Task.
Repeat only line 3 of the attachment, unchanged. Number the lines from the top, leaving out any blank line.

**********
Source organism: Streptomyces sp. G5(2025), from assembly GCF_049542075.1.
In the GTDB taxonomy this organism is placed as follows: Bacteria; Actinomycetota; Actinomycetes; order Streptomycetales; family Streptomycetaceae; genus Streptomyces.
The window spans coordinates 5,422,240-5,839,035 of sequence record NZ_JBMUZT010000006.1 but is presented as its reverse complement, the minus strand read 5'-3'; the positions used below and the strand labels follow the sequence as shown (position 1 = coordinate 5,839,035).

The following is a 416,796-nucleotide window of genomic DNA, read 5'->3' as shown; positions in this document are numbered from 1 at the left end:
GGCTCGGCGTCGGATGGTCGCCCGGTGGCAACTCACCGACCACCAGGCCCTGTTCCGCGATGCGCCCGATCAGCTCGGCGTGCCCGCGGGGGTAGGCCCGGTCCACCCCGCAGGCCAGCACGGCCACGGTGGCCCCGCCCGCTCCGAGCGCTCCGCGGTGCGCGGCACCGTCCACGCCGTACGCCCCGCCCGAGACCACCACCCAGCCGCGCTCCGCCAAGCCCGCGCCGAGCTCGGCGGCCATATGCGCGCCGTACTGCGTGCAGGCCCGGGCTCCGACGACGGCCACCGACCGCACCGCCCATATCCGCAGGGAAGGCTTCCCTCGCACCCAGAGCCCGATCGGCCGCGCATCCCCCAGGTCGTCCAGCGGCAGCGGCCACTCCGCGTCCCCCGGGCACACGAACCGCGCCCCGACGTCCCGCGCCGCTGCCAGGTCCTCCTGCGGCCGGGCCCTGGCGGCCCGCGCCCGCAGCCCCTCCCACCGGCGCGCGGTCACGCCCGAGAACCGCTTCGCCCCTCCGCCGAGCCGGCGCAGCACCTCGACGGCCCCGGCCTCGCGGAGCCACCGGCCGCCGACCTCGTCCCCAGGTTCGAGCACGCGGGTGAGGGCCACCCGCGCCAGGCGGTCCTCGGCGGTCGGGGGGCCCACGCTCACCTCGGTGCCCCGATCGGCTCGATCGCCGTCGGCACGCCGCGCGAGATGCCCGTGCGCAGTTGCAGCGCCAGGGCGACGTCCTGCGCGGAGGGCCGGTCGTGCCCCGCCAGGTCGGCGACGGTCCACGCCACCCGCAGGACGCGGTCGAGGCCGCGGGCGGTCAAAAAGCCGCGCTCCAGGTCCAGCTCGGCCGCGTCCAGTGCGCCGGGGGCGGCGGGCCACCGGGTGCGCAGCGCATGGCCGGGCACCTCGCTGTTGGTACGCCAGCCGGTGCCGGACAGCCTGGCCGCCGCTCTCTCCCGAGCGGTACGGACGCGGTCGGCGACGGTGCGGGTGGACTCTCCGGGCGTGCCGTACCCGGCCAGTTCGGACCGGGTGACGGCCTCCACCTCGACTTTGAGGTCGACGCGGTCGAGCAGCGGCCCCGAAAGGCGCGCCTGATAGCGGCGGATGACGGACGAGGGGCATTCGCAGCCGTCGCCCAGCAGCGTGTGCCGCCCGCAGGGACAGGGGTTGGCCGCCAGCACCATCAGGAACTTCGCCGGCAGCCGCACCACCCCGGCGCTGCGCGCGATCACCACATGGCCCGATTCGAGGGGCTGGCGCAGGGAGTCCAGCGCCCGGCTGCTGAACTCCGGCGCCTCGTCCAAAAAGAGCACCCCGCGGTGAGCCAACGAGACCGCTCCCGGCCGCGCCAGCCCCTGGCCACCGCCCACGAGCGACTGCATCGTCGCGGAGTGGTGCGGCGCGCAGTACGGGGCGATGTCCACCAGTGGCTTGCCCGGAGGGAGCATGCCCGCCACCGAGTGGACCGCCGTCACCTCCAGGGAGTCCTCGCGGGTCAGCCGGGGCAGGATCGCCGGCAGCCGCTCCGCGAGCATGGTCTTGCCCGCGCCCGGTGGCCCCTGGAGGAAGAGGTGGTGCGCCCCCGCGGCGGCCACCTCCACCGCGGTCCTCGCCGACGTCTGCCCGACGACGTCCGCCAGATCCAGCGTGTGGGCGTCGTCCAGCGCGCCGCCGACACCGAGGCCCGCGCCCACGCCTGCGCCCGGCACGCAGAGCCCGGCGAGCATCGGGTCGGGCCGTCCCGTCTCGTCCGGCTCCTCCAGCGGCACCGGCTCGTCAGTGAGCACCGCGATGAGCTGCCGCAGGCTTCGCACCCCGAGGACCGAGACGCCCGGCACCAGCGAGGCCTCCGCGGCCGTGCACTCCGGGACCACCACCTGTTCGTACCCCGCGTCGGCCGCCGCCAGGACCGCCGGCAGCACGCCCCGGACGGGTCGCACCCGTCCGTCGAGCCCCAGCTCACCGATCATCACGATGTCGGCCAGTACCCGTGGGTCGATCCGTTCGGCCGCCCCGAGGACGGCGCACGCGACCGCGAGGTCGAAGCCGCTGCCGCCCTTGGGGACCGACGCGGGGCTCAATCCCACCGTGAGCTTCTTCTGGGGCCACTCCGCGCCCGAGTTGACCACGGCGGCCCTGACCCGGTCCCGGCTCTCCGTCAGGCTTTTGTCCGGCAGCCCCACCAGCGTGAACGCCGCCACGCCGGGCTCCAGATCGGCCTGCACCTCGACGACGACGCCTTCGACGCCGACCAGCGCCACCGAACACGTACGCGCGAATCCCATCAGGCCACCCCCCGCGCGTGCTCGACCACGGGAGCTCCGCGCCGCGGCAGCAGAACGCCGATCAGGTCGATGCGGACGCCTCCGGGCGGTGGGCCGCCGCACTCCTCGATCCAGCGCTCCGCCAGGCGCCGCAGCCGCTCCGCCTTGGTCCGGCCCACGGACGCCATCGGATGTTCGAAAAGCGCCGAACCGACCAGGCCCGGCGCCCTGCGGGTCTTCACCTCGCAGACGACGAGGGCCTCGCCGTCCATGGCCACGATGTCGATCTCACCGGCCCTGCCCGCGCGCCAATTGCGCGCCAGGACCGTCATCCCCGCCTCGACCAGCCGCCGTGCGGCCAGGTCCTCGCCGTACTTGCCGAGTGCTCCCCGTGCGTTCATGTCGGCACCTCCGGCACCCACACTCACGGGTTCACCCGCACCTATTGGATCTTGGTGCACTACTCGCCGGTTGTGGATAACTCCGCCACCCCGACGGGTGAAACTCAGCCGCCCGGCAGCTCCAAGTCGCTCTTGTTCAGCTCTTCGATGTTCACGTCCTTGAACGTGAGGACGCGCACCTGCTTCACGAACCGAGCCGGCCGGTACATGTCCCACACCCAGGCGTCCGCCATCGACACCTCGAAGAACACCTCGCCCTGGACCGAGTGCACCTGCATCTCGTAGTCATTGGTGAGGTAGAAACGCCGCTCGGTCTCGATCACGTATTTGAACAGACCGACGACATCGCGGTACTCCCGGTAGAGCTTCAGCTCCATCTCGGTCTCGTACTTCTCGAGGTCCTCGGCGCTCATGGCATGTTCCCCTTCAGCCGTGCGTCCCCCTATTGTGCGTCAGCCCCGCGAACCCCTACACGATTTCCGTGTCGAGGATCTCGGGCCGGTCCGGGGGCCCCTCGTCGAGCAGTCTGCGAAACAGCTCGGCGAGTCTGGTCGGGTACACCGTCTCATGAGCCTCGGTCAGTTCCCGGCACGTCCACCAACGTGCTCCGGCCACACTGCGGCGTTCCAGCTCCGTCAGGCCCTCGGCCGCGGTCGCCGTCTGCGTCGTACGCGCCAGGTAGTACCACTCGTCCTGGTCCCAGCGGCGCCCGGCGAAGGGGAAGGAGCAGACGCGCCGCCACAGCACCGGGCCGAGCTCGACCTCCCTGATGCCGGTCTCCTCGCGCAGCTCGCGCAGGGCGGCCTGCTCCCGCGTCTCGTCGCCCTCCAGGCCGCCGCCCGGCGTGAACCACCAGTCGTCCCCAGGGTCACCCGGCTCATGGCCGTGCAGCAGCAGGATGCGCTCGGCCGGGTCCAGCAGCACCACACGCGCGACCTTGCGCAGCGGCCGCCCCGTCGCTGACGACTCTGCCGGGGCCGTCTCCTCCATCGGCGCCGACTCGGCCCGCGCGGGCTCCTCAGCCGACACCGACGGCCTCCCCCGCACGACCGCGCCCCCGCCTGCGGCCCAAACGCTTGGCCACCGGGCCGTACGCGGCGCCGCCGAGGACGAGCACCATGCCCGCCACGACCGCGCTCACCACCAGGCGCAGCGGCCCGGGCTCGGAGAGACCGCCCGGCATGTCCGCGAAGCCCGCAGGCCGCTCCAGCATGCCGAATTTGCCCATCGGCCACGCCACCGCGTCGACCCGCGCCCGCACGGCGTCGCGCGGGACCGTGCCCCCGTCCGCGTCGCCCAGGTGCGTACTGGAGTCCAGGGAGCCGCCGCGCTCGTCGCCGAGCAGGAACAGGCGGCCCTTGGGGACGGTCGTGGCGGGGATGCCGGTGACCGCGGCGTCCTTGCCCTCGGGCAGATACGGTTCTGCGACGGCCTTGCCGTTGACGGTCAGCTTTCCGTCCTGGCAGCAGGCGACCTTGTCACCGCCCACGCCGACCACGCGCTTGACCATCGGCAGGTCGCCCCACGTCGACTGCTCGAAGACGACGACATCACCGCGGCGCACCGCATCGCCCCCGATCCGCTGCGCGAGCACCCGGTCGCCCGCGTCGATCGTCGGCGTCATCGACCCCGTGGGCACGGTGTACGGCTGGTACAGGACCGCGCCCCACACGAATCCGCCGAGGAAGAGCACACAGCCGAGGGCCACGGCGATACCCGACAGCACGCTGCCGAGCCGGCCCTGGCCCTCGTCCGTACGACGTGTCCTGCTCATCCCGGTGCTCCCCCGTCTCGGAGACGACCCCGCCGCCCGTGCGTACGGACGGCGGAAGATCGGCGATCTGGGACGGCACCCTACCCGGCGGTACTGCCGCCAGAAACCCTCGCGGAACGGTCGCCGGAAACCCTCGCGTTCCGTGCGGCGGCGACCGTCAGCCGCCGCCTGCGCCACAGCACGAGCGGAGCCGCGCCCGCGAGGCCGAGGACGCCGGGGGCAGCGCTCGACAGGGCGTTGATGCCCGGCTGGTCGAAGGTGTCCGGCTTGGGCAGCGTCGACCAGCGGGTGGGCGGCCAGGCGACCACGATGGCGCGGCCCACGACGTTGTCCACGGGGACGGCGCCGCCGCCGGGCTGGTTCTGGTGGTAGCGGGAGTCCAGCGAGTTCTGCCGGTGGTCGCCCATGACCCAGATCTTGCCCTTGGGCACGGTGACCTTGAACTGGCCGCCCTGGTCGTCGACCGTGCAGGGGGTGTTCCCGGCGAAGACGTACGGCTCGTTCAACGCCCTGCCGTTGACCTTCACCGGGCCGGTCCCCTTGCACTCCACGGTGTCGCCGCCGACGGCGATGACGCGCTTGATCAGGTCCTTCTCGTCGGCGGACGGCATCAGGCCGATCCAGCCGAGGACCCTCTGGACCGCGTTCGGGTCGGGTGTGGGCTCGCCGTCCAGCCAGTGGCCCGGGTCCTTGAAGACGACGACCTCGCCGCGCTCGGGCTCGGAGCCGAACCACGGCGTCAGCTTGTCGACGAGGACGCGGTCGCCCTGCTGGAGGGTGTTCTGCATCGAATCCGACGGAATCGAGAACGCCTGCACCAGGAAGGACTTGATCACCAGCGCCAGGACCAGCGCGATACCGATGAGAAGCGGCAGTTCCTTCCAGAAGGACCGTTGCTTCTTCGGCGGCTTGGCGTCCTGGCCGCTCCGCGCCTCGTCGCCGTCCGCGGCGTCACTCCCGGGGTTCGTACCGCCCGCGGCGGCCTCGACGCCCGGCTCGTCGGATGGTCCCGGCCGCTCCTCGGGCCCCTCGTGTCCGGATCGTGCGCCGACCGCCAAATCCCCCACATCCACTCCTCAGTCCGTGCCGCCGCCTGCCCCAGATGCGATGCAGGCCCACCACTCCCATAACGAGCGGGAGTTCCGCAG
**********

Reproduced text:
The window spans coordinates 5,422,240-5,839,035 of sequence record NZ_JBMUZT010000006.1 but is presented as its reverse complement, the minus strand read 5'-3'; the positions used below and the strand labels follow the sequence as shown (position 1 = coordinate 5,839,035).